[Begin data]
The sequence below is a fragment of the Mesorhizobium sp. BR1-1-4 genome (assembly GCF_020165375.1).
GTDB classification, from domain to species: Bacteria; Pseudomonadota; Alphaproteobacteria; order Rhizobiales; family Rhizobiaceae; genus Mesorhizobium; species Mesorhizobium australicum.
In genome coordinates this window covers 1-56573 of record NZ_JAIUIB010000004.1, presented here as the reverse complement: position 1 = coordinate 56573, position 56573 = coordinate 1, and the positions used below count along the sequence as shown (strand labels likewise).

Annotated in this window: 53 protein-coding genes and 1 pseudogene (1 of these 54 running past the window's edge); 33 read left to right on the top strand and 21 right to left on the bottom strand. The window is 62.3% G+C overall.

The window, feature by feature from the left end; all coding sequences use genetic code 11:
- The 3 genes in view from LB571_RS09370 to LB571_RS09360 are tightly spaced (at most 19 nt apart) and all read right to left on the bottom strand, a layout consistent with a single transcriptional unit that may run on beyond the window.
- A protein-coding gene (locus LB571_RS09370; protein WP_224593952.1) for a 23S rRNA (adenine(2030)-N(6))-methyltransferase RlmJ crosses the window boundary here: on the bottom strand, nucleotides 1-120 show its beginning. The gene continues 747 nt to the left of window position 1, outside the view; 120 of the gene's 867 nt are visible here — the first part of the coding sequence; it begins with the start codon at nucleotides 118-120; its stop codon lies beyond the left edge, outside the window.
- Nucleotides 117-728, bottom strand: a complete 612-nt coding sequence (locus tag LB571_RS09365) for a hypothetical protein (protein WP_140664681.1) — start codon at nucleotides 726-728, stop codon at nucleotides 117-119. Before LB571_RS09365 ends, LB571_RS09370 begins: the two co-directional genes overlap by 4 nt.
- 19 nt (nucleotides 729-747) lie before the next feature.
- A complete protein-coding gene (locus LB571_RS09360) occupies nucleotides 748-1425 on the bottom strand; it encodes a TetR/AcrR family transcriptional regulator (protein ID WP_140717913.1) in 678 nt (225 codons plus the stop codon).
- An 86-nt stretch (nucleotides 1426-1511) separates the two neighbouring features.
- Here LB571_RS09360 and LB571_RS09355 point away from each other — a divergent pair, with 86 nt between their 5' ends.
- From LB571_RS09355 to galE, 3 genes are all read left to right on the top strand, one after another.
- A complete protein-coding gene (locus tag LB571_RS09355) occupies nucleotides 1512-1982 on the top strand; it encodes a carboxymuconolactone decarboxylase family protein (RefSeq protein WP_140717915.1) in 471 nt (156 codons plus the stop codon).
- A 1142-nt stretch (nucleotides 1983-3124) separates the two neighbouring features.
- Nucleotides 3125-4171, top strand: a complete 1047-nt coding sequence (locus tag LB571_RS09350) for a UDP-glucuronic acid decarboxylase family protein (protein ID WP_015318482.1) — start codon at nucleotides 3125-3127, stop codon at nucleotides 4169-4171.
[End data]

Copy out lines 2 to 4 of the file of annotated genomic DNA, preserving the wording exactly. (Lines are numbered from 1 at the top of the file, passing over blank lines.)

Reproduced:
GTDB classification, from domain to species: Bacteria; Pseudomonadota; Alphaproteobacteria; order Rhizobiales; family Rhizobiaceae; genus Mesorhizobium; species Mesorhizobium australicum.
In genome coordinates this window covers 1-56573 of record NZ_JAIUIB010000004.1, presented here as the reverse complement: position 1 = coordinate 56573, position 56573 = coordinate 1, and the positions used below count along the sequence as shown (strand labels likewise).

Annotated in this window: 53 protein-coding genes and 1 pseudogene (1 of these 54 running past the window's edge); 33 read left to right on the top strand and 21 right to left on the bottom strand. The window is 62.3% G+C overall.